Michael Hartmann:

Yeah, I, I think it's, it's really interesting and, but I can testify to the fact that there are definitely companies where multiple systems are not in sync when it comes to things like opt outs. So definitely think that's the case. So it, so what I wanna kind go back to a little bit, you, um, When you and I first talked, you know, and you mentioned it already, right? I, I immediately was thinking about CDPs and I think around the time we talked, we actually had a guest not long before that on talking about CDPs. Cause it was something that I'd been hearing about, didn't know much about. So how do you, like, what's the distinction between the, the. Kind of warehouse native solution concept and CDPs. Is it, are they competing things? Are they compat? Like are they complimentary? Like what's the, what's the difference there? How do you see, see those?

George Xing:

Yeah, I mean it, I think it really comes down to the source of truth distinction that I was talking about earlier. Um, what CDPs do is they ingest. Customer data from a number of different source systems. It could be your event collector, it could be third party tool, it could be your crm. And then they let you do, uh, they do identity resolution, lets you do segmentation on top of it and then, you know, send it downstream usually to other tools for ad targeting, emails, et cetera. And, you know, I, I. The big kind of shift in the warehouse native approach is, you know, you don't need a separate data store to do all this organization and centralization and identity stitching. You actually just want your cloud data warehouse to be the place where all that happens. And then you're accepting the, the, the cloud data warehouse as truth and, and so concretely what that means, You're putting the onus or, or giving the control of, um, the data modeling exercise, the identity resolution, how you want to calculate certain metrics to the customer rather than being opinionated about, okay, this is what an active user is, or, you know, this is exactly how you, you can choose between these two options for identity resolution and, and because every business is the. That is, is not the same. Rather, um, that means that, uh, you're just gonna be able to have a lot more flexibility and end up with data models, metrics, um, identity, uh, that is tailored to your business, uh, versus something that comes out more out of box that you don't have much control over. Um, that's, that's kind of like maybe just from a. Usability standpoint. And then the other thing I would say is that kind of goes hand in hand is that CDPs typically, again from from our conversations, take a long time to implement because you're migrating a lot of data, you're doing all this crunching, um, in like a separate system. If you can do all that calculation computation inside a cloud data warehouse. The customer is already operating, then it simplifies the process to implement from sometimes months to days. And you know, obviously that's a huge, uh, difference when it comes to business results and getting up and running.

Michael Hartmann:

Okay, so let me, I wanna see if I can play this back cuz I think I, something just hit me. So I think what I'm hearing, so CDP based on, not what I understand, what you described, it's sort of pulling in data and then pushing it back out. Or some version of it back out to these different systems. They all have their own databases and data structures. Um, and maybe it's doing some calculations, but maybe those applications are doing 'em as well for their specific needs. Is that, uh, do I have that about right? For cdp?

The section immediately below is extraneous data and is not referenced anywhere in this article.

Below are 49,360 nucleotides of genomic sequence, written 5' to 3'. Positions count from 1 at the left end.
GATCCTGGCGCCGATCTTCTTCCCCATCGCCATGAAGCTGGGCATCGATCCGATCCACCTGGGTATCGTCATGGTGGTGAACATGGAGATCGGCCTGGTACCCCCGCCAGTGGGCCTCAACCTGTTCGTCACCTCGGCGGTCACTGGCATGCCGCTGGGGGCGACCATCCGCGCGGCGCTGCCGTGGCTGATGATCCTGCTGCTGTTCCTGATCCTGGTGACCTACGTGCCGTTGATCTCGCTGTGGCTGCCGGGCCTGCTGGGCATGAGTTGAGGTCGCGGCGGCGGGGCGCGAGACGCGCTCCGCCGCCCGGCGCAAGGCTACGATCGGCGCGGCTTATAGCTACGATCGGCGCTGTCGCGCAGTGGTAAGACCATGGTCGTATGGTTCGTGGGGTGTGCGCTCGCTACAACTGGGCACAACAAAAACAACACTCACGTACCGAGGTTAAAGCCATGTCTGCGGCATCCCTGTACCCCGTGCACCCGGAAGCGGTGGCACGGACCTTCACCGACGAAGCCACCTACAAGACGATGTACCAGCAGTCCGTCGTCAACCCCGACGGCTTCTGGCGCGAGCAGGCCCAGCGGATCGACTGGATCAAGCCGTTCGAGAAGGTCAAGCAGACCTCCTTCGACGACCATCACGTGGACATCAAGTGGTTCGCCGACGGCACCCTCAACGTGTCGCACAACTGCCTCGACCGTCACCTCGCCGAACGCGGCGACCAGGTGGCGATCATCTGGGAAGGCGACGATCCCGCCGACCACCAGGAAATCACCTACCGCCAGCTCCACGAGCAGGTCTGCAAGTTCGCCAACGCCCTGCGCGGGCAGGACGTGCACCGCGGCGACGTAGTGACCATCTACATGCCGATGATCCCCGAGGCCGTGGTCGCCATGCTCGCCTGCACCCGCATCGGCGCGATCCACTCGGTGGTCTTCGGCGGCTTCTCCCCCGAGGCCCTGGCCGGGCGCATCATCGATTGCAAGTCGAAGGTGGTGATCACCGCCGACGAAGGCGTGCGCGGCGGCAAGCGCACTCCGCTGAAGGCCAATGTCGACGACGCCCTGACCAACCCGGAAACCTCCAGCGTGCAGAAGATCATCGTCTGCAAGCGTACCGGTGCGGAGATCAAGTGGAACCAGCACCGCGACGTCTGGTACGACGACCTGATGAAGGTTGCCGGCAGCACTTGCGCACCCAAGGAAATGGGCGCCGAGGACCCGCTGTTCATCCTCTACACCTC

George Xing:

Yeah.

Michael Hartmann:

Okay. All right. But, and so I think what I'm hearing differently with this warehouse native is that rather than, um, Sort of ingesting, pulling data in from all these different apps or, or, or solution platforms? The, the database is the database and those, these, if you have warehouse native platforms, they're basically just apps that are accessing, um, and maybe sending some data back, but it's based on probably transactional level kind of stuff as opposed to computational kinds of things. Is that the way, am I understanding that right?

George Xing:

Um, yeah, I, I would say the, the, the CDP is requiring kind of, it's trying to be the source of truth and, and in the absence of a cloud data warehouse, you basically have to do everything that a cloud data warehouse does and then more, and whereas, In a warehouse native approach is you're, you're saying, okay, you have a data warehouse, so I'm not gonna do all the backend processing, I'm not gonna do all the computation, the ingestion, and everything I would have to do as a cdp. Um, I'll just do kind of the, almost the UI layer or the orchestration layer, so the segmentation, the business logic and the actual activation. And so it's kind of decoupling the, the database part from. The interaction and the UI and the application side. A CDP kind of combines the two and one because in a world where you didn't have, you know, cloud data warehouses, you had to do both.

Michael Hartmann:

Yeah. Well, and so reason I was trying to clarify is where my head went to, cuz as I've already like shared, right? I'm old enough to remember back when it was like mainframes and terminals and client server was a thing like this sounds very much like that. I mean, it's. That's kind of was, it's not quite the same, uh, but certainly, definitely not mainframe terminal, but the client server. That concept of where you're sort of splitting some of the, the, um, processing efforts right between different sides of. The, the, it sounds something like that, which, so it's interesting to me to see kinda the evolution has been to go to all these sort of, um, specific applications with their own databases and their purposes to one that's more like kind of going back to old school with newer technology to support the ability to distribute the, the data and all that. So, To me that's interesting, right? Like I think I finally, that helped me click on how to differentiate this from things like cdp. So tell me if I'm I'll totally off here.